Some war with reremice for their leathern wings…

"Some War with Reremice for their Leathern Wings" - Arthur Rackham (1908) from his series 'A Midsummer Night's Dream'. - I own two of Rackham's original prints - the other is, needless to say, a bumblebee one!

I love bats.  Any of you who know me will be aware that I’ve a bat or two in care at any given time in the summer months.  I coordinate the bat care network for Birmingham and the Black Country, and sit on the committee of our local bat group, BrumBats; and I’m also a Voluntary Bat Warden / Roost Visitor for Natural England, which its fair to say is the least pressing of the three roles, as we don’t tend to get too many roost visit calls in any given year, whereas sick, injured or orphaned bats seem to drop from the skies from April to September each year.

This evening, however, I actually had a roost visit in Stafford.  I must confess that I didn’t really feel like an hour’s drive each way on Easter Sunday, but I’m very glad that I did, not the least because it has me thinking about why people fear bats.

Known as ‘Chiroptophobia’ (bats are in the order Chiroptera – which, literally, means ‘hand wing’), the fear of bats is not a new phenomenon.  The title of this post is a stanza from Shakespeare’s ‘A Midsummer Night’s Dream’ in which Titania, queen of the fairies, is entreating the wild creatures of the night to stay away from her.  If only the lady whose house I visited today had the ability to simply charm the bats away, like the pied piper, I am sure she would have.

Now, I’m no stranger to phobias (I once went to an arachnophobia workshop at Dudley Zoo – the best £20 I’ve ever spent!), but as someone who spends so much time nursing the little fuzzballs back to health – I have trouble reconciling the animal with the ‘creature’ if you know what I mean.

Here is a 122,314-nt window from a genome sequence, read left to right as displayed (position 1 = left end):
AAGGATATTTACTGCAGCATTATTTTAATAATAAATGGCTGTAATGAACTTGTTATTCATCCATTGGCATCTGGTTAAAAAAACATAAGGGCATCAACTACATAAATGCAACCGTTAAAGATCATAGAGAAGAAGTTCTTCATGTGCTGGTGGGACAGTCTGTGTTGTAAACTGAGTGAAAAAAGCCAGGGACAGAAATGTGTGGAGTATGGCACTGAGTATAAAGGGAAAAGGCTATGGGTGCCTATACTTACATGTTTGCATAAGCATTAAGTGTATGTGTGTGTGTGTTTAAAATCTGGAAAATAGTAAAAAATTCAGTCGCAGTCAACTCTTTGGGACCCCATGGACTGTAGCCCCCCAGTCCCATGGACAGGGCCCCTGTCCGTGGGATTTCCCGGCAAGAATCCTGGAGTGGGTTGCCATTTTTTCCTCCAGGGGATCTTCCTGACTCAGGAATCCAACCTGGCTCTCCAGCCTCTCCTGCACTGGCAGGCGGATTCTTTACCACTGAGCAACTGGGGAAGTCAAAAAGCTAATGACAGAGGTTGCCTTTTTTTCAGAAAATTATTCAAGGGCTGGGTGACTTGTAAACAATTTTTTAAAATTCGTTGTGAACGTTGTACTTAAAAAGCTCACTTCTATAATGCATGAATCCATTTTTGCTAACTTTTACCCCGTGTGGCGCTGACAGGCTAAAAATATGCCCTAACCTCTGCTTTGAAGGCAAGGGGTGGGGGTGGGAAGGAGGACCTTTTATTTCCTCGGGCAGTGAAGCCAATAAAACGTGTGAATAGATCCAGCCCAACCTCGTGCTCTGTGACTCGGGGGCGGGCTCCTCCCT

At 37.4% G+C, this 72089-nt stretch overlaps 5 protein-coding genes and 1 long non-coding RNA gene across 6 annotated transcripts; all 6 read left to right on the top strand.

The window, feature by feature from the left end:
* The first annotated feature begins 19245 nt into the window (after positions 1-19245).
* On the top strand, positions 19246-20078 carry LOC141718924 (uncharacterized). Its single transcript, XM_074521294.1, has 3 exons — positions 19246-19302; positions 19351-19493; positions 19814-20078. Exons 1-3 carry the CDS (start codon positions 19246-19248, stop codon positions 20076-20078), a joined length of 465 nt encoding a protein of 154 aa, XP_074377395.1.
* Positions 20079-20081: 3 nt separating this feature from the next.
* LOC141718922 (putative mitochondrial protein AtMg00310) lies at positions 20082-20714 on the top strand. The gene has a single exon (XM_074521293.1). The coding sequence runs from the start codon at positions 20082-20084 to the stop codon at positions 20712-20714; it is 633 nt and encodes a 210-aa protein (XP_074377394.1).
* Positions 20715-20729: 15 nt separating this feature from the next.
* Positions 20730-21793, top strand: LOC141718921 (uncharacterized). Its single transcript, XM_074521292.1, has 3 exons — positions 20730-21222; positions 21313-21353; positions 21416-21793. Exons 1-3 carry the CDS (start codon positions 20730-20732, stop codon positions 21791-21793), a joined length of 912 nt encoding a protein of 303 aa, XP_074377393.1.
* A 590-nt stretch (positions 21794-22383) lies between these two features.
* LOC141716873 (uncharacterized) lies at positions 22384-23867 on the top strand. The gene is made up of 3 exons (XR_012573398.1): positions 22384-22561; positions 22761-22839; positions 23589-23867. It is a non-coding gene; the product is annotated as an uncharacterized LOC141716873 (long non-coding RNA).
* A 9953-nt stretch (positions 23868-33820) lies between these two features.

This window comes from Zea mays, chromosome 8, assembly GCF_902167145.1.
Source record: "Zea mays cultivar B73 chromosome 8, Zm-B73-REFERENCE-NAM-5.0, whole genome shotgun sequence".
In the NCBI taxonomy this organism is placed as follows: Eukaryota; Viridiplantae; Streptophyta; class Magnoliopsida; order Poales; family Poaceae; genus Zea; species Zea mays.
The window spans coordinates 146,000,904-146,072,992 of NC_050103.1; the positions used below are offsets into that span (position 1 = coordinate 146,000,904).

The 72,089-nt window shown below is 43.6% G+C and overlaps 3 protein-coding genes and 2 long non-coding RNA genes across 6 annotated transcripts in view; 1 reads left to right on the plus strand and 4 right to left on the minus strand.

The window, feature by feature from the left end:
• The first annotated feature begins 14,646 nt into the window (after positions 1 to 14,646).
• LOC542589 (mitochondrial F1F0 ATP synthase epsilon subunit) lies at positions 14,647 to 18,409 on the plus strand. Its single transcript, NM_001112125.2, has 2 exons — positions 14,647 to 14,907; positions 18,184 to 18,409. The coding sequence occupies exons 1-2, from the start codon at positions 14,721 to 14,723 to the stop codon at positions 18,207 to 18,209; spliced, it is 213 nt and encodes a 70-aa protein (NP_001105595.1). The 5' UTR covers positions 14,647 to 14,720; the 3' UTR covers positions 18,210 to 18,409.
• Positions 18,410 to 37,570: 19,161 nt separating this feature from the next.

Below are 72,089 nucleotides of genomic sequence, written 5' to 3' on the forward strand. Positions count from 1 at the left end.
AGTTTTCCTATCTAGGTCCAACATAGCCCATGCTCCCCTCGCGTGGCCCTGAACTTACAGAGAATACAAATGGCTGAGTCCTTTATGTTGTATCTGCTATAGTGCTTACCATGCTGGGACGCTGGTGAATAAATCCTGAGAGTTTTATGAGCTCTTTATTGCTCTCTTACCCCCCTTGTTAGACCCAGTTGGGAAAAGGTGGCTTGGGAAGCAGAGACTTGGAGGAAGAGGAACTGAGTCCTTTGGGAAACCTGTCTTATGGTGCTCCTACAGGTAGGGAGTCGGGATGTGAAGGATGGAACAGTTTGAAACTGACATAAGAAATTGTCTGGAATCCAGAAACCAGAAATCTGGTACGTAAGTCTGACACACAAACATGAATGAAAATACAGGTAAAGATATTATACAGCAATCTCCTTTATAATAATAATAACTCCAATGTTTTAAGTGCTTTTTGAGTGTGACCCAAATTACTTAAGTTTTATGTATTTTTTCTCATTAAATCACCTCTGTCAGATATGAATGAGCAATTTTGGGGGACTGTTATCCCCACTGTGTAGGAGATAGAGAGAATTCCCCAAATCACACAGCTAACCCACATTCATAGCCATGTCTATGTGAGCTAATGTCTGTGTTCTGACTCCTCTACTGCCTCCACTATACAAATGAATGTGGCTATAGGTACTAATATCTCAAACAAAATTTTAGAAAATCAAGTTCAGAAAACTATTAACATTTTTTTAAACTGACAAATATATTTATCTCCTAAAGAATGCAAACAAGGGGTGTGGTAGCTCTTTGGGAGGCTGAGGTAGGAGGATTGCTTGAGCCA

Vampire bats (only 3 of approximately 1,000 bat species on the planet) are maligned above all other bats for what is perceived to be a ‘loathsome’ practice of feeding on the blood of other animals.  Just about every bat walk I lead ends up in the ‘do they drink your blood’ conversation, which I don’t mind because it gives me the opportunity to do a little batty P.R. work:

Vampire Bat photo (c) Denise Foster

How is it that we all (particularly children) love lions, tigers, dinosaurs, killer whales and any number of apex predators, whose every meal takes the life of another creature, yet we cast scorn on a creature who, rather than killing, simply takes some blood – a substance which the host has in ample supply, by a procedure which is painless – we’re not talking about chewing here, just licking up blood after a bite.  Take a look at this photo to the right. I know I’m a bit biased but that is a seriously impressive, specialist creature!  See the groove in his lower lip?  What better adaptation for an animal that needs to lap up food quickly and regularly!  (I have to go a bit girly here and also say HOW SERIOUSLY CUTE THIS BAT IS!)

But it’s not just the vampire thing that freaks people out – I’m convinced that most chiroptophobes, given a close encounter with a live bat, up close, would see that they’re warm, fuzzy, social, intelligent and frankly down right adorable creatures – not scaly, ‘leathern wing-ed’ creeeaturesoftheniiiight.

Brown Long Eared Bat - Photo courtesy of the Bat Conservation Trust

No doubt that the media and popular culture is to blame for much of our misinformation about bats, and anthropologically speaking I have no doubt that it once made sense to mistrust ANY nocturnal wildlife given the danger inherent in tribal living in a landscape still full of predators like wolves.

So CULTURALLY, we have been programmed since childhood by folklore and by hollywood that bats are scary, insidious, creepy, vile creatures that can harm us and that, at best, are the familiars of vampires and evil spirits.  But surely if we can outgrow our insistence that the tooth fairy is real, then we can shake off the other misguided trappings of youth?

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